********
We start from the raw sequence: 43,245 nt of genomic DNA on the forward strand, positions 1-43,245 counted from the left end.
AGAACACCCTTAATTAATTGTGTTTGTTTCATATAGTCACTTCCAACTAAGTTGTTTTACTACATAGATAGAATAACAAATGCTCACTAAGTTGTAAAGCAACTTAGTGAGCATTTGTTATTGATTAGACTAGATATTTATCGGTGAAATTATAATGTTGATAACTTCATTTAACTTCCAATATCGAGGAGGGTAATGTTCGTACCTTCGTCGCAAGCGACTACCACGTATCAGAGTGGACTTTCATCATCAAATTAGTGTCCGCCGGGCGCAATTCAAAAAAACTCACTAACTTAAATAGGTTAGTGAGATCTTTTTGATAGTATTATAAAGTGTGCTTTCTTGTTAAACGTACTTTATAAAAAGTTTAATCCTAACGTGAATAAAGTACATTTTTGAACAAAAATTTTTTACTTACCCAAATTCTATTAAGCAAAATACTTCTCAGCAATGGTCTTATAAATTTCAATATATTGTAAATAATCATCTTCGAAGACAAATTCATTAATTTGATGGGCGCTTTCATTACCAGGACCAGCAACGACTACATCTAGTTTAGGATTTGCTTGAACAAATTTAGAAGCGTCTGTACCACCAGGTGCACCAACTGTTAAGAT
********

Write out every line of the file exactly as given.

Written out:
We start from the raw sequence: 43,245 nt of genomic DNA on the forward strand, positions 1-43,245 counted from the left end.
AGAACACCCTTAATTAATTGTGTTTGTTTCATATAGTCACTTCCAACTAAGTTGTTTTACTACATAGATAGAATAACAAATGCTCACTAAGTTGTAAAGCAACTTAGTGAGCATTTGTTATTGATTAGACTAGATATTTATCGGTGAAATTATAATGTTGATAACTTCATTTAACTTCCAATATCGAGGAGGGTAATGTTCGTACCTTCGTCGCAAGCGACTACCACGTATCAGAGTGGACTTTCATCATCAAATTAGTGTCCGCCGGGCGCAATTCAAAAAAACTCACTAACTTAAATAGGTTAGTGAGATCTTTTTGATAGTATTATAAAGTGTGCTTTCTTGTTAAACGTACTTTATAAAAAGTTTAATCCTAACGTGAATAAAGTACATTTTTGAACAAAAATTTTTTACTTACCCAAATTCTATTAAGCAAAATACTTCTCAGCAATGGTCTTATAAATTTCAATATATTGTAAATAATCATCTTCGAAGACAAATTCATTAATTTGATGGGCGCTTTCATTACCAGGACCAGCAACGACTACATCTAGTTTAGGATTTGCTTGAACAAATTTAGAAGCGTCTGTACCACCAGGTGCACCAACTGTTAAGAT